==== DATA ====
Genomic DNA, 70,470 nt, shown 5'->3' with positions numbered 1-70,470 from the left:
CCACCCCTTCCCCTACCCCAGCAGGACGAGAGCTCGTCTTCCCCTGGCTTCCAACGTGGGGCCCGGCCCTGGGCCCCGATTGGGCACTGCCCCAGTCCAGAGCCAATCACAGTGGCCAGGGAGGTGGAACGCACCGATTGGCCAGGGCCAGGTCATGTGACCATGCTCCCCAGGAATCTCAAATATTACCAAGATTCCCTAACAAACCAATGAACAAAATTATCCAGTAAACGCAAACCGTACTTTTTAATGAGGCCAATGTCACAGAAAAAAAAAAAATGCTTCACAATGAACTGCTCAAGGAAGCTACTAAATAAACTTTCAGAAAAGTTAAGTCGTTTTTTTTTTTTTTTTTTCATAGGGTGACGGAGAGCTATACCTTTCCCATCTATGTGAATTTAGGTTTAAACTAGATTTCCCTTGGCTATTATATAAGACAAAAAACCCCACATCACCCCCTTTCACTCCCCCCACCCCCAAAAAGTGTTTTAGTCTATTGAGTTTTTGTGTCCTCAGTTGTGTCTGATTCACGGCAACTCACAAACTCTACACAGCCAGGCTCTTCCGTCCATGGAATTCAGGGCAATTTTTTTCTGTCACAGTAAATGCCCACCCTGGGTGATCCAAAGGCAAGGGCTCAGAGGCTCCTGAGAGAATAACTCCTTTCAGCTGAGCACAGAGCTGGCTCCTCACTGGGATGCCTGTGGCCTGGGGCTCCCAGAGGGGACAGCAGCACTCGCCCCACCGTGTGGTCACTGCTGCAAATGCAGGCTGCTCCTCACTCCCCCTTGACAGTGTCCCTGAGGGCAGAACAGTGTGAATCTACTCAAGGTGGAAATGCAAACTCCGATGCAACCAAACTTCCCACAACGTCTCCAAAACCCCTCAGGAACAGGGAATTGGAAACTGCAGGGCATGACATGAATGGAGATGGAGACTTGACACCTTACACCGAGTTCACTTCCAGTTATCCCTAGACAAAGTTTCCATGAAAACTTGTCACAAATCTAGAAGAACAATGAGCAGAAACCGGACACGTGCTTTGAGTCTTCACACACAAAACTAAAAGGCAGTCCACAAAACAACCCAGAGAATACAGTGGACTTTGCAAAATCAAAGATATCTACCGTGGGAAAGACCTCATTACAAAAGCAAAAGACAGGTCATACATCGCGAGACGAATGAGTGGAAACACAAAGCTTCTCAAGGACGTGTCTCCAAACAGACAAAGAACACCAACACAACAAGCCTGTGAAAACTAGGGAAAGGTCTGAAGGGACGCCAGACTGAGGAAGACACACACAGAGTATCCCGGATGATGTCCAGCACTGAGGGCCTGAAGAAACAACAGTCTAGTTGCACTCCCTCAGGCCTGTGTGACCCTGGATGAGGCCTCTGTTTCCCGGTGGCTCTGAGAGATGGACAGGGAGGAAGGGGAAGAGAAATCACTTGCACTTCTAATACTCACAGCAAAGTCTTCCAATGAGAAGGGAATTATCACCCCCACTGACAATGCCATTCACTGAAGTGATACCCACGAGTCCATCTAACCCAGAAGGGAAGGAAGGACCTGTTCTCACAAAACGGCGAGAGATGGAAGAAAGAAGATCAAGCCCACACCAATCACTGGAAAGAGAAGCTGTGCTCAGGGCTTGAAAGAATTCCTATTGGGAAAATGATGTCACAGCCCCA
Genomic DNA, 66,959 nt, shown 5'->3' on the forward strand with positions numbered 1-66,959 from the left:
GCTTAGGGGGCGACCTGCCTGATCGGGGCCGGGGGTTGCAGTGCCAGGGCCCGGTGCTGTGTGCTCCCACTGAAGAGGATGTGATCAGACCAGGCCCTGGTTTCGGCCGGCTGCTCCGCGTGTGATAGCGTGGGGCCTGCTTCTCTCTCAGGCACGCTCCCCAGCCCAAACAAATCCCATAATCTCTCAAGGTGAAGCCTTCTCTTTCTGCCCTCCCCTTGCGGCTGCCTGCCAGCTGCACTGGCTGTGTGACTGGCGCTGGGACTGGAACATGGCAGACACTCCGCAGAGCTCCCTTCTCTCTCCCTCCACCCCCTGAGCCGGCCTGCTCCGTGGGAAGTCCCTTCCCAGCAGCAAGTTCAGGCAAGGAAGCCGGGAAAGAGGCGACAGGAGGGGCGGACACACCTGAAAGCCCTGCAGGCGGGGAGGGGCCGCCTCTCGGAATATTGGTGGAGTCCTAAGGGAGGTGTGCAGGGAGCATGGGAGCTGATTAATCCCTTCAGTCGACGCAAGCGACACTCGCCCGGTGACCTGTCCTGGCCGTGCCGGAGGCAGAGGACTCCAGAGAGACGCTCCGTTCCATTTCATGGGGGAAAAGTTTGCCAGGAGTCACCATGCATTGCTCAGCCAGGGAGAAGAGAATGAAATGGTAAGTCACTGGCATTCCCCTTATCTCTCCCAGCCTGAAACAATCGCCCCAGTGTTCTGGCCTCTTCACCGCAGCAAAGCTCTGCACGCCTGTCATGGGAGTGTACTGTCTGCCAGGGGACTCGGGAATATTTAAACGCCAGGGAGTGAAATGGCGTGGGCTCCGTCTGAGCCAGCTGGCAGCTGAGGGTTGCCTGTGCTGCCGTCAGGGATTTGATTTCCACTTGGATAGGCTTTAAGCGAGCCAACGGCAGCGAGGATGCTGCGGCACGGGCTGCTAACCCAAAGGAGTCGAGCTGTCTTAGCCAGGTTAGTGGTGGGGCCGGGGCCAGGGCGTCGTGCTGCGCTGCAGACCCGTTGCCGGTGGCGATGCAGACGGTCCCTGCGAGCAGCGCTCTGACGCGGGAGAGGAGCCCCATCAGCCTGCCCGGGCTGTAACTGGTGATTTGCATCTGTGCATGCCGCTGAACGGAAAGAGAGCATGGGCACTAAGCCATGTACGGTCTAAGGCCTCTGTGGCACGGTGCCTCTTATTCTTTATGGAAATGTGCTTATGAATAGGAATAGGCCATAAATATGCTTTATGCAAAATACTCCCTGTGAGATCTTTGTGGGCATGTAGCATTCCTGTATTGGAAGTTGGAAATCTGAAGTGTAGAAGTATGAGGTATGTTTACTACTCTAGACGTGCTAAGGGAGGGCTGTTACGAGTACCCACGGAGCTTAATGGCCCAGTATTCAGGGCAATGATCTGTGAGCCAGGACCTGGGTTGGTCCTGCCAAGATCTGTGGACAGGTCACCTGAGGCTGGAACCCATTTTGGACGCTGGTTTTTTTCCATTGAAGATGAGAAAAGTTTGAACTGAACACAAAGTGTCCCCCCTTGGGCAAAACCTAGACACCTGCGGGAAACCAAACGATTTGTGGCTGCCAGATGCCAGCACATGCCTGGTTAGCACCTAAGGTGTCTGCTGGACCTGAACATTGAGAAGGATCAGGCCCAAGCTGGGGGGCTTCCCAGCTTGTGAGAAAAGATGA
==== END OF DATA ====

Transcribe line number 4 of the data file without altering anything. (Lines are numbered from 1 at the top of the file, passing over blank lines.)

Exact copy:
GCTTAGGGGGCGACCTGCCTGATCGGGGCCGGGGGTTGCAGTGCCAGGGCCCGGTGCTGTGTGCTCCCACTGAAGAGGATGTGATCAGACCAGGCCCTGGTTTCGGCCGGCTGCTCCGCGTGTGATAGCGTGGGGCCTGCTTCTCTCTCAGGCACGCTCCCCAGCCCAAACAAATCCCATAATCTCTCAAGGTGAAGCCTTCTCTTTCTGCCCTCCCCTTGCGGCTGCCTGCCAGCTGCACTGGCTGTGTGACTGGCGCTGGGACTGGAACATGGCAGACACTCCGCAGAGCTCCCTTCTCTCTCCCTCCACCCCCTGAGCCGGCCTGCTCCGTGGGAAGTCCCTTCCCAGCAGCAAGTTCAGGCAAGGAAGCCGGGAAAGAGGCGACAGGAGGGGCGGACACACCTGAAAGCCCTGCAGGCGGGGAGGGGCCGCCTCTCGGAATATTGGTGGAGTCCTAAGGGAGGTGTGCAGGGAGCATGGGAGCTGATTAATCCCTTCAGTCGACGCAAGCGACACTCGCCCGGTGACCTGTCCTGGCCGTGCCGGAGGCAGAGGACTCCAGAGAGACGCTCCGTTCCATTTCATGGGGGAAAAGTTTGCCAGGAGTCACCATGCATTGCTCAGCCAGGGAGAAGAGAATGAAATGGTAAGTCACTGGCATTCCCCTTATCTCTCCCAGCCTGAAACAATCGCCCCAGTGTTCTGGCCTCTTCACCGCAGCAAAGCTCTGCACGCCTGTCATGGGAGTGTACTGTCTGCCAGGGGACTCGGGAATATTTAAACGCCAGGGAGTGAAATGGCGTGGGCTCCGTCTGAGCCAGCTGGCAGCTGAGGGTTGCCTGTGCTGCCGTCAGGGATTTGATTTCCACTTGGATAGGCTTTAAGCGAGCCAACGGCAGCGAGGATGCTGCGGCACGGGCTGCTAACCCAAAGGAGTCGAGCTGTCTTAGCCAGGTTAGTGGTGGGGCCGGGGCCAGGGCGTCGTGCTGCGCTGCAGACCCGTTGCCGGTGGCGATGCAGACGGTCCCTGCGAGCAGCGCTCTGACGCGGGAGAGGAGCCCCATCAGCCTGCCCGGGCTGTAACTGGTGATTTGCATCTGTGCATGCCGCTGAACGGAAAGAGAGCATGGGCACTAAGCCATGTACGGTCTAAGGCCTCTGTGGCACGGTGCCTCTTATTCTTTATGGAAATGTGCTTATGAATAGGAATAGGCCATAAATATGCTTTATGCAAAATACTCCCTGTGAGATCTTTGTGGGCATGTAGCATTCCTGTATTGGAAGTTGGAAATCTGAAGTGTAGAAGTATGAGGTATGTTTACTACTCTAGACGTGCTAAGGGAGGGCTGTTACGAGTACCCACGGAGCTTAATGGCCCAGTATTCAGGGCAATGATCTGTGAGCCAGGACCTGGGTTGGTCCTGCCAAGATCTGTGGACAGGTCACCTGAGGCTGGAACCCATTTTGGACGCTGGTTTTTTTCCATTGAAGATGAGAAAAGTTTGAACTGAACACAAAGTGTCCCCCCTTGGGCAAAACCTAGACACCTGCGGGAAACCAAACGATTTGTGGCTGCCAGATGCCAGCACATGCCTGGTTAGCACCTAAGGTGTCTGCTGGACCTGAACATTGAGAAGGATCAGGCCCAAGCTGGGGGGCTTCCCAGCTTGTGAGAAAAGATGA